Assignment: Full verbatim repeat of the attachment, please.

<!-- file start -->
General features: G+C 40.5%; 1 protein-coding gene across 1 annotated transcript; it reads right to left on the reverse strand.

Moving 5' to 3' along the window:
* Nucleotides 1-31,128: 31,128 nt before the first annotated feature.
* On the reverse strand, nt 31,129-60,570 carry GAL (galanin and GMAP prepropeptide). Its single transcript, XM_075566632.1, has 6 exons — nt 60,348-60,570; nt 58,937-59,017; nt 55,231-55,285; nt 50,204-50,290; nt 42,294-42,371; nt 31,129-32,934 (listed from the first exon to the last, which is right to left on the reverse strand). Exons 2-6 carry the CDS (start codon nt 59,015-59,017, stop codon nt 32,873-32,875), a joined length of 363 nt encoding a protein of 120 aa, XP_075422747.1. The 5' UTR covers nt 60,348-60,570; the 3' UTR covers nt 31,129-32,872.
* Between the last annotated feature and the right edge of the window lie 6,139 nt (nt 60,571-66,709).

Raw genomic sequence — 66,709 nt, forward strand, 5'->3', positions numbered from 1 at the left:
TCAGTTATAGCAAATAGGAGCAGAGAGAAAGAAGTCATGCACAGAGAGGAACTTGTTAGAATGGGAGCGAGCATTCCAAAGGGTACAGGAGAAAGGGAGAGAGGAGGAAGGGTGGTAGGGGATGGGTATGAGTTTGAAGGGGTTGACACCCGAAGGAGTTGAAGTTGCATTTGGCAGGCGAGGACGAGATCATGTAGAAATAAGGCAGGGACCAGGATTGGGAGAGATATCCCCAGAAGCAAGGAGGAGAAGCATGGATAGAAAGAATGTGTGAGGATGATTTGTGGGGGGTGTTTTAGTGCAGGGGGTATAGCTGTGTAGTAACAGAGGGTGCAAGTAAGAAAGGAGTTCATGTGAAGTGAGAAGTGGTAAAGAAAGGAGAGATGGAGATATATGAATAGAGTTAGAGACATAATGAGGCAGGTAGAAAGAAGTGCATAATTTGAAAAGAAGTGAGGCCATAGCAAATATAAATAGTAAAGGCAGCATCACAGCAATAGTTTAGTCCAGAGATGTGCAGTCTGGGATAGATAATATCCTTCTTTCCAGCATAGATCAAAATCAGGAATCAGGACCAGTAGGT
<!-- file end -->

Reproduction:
General features: G+C 40.5%; 1 protein-coding gene across 1 annotated transcript; it reads right to left on the reverse strand.

Moving 5' to 3' along the window:
* Nucleotides 1-31,128: 31,128 nt before the first annotated feature.
* On the reverse strand, nt 31,129-60,570 carry GAL (galanin and GMAP prepropeptide). Its single transcript, XM_075566632.1, has 6 exons — nt 60,348-60,570; nt 58,937-59,017; nt 55,231-55,285; nt 50,204-50,290; nt 42,294-42,371; nt 31,129-32,934 (listed from the first exon to the last, which is right to left on the reverse strand). Exons 2-6 carry the CDS (start codon nt 59,015-59,017, stop codon nt 32,873-32,875), a joined length of 363 nt encoding a protein of 120 aa, XP_075422747.1. The 5' UTR covers nt 60,348-60,570; the 3' UTR covers nt 31,129-32,872.
* Between the last annotated feature and the right edge of the window lie 6,139 nt (nt 60,571-66,709).

Raw genomic sequence — 66,709 nt, forward strand, 5'->3', positions numbered from 1 at the left:
TCAGTTATAGCAAATAGGAGCAGAGAGAAAGAAGTCATGCACAGAGAGGAACTTGTTAGAATGGGAGCGAGCATTCCAAAGGGTACAGGAGAAAGGGAGAGAGGAGGAAGGGTGGTAGGGGATGGGTATGAGTTTGAAGGGGTTGACACCCGAAGGAGTTGAAGTTGCATTTGGCAGGCGAGGACGAGATCATGTAGAAATAAGGCAGGGACCAGGATTGGGAGAGATATCCCCAGAAGCAAGGAGGAGAAGCATGGATAGAAAGAATGTGTGAGGATGATTTGTGGGGGGTGTTTTAGTGCAGGGGGTATAGCTGTGTAGTAACAGAGGGTGCAAGTAAGAAAGGAGTTCATGTGAAGTGAGAAGTGGTAAAGAAAGGAGAGATGGAGATATATGAATAGAGTTAGAGACATAATGAGGCAGGTAGAAAGAAGTGCATAATTTGAAAAGAAGTGAGGCCATAGCAAATATAAATAGTAAAGGCAGCATCACAGCAATAGTTTAGTCCAGAGATGTGCAGTCTGGGATAGATAATATCCTTCTTTCCAGCATAGATCAAAATCAGGAATCAGGACCAGTAGGT